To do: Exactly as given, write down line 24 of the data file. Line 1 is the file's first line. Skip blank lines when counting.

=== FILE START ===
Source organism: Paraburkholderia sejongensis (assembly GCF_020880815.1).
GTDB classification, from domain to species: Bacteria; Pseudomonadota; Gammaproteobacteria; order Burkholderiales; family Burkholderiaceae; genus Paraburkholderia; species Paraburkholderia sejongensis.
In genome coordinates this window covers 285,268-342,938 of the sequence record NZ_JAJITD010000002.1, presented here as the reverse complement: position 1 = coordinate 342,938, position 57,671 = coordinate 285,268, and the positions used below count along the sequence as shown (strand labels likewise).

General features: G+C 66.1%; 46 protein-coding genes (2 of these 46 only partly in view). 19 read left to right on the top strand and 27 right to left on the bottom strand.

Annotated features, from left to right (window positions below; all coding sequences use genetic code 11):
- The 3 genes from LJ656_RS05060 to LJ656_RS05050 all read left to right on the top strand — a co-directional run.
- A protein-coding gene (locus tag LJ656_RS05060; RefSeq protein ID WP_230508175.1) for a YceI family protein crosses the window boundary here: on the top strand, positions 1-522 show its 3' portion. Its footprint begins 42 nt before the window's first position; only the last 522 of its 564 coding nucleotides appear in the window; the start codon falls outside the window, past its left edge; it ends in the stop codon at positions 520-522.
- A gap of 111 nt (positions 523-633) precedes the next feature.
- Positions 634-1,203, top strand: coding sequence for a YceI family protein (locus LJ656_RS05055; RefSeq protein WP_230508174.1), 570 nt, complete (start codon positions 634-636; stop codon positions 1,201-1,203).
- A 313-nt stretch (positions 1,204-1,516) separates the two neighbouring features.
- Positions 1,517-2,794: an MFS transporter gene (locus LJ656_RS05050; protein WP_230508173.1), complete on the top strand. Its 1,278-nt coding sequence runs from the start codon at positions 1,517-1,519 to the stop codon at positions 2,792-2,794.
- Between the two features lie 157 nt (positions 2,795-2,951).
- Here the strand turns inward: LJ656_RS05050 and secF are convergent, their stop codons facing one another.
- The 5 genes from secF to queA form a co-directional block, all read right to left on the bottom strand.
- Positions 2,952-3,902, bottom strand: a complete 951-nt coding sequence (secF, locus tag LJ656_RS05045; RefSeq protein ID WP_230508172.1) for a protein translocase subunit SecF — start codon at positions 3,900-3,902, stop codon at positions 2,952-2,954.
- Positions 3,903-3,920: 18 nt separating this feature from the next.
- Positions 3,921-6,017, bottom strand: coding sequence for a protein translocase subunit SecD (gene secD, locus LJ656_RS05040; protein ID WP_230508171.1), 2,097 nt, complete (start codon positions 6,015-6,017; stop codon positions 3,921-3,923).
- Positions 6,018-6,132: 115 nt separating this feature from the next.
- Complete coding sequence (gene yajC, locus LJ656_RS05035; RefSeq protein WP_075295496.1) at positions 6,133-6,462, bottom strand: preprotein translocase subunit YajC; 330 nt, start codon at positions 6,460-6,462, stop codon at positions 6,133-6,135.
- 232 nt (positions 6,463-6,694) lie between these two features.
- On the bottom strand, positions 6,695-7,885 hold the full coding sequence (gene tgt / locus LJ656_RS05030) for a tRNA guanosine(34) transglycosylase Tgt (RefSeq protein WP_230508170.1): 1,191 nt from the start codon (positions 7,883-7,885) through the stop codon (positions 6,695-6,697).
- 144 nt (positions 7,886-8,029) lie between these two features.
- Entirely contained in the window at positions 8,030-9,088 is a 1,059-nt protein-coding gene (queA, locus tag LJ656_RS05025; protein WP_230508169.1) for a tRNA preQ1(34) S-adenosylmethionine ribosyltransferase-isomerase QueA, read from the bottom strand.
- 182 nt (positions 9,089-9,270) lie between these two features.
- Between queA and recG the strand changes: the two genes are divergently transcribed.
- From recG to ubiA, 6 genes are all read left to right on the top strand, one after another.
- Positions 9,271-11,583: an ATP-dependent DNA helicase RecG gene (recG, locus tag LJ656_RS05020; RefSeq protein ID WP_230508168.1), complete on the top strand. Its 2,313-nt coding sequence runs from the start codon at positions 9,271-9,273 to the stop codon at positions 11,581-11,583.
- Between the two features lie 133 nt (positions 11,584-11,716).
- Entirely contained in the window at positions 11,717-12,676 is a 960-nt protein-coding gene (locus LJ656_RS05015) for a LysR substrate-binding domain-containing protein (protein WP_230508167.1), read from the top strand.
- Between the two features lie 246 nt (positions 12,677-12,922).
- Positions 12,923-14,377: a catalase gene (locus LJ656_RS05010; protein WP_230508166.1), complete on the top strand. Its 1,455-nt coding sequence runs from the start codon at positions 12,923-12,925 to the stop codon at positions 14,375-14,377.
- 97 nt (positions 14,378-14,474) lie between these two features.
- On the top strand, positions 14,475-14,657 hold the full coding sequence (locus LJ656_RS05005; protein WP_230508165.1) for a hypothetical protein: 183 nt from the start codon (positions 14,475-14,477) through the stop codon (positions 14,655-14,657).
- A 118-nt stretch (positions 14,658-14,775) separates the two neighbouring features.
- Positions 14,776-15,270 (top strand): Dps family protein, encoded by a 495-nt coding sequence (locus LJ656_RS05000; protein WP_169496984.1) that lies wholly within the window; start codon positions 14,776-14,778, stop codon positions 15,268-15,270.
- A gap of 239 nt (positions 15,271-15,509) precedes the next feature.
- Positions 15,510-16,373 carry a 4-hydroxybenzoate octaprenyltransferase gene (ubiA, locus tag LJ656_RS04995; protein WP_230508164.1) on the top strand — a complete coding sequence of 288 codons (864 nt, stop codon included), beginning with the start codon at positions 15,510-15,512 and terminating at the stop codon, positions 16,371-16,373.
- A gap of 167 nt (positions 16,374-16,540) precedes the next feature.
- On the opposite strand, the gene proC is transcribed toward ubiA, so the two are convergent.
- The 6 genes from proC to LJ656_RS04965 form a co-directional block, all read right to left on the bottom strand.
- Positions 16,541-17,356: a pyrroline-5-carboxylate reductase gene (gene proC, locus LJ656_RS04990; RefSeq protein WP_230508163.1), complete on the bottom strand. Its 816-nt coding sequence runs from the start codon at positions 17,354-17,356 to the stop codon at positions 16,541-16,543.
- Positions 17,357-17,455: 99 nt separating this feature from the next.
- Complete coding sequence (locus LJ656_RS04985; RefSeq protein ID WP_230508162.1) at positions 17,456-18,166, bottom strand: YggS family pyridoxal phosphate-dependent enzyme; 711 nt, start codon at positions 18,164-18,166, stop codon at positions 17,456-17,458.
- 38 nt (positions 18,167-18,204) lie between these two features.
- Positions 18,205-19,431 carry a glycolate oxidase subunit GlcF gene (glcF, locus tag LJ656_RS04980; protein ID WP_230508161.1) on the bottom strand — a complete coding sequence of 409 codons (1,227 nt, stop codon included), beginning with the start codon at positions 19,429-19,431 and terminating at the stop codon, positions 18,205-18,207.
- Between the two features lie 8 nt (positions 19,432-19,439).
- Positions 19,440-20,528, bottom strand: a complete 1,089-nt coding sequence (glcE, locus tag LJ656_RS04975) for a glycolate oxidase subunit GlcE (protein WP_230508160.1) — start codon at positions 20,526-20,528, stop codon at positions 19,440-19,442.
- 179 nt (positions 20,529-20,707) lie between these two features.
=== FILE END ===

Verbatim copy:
- 182 nt (positions 9,089-9,270) lie between these two features.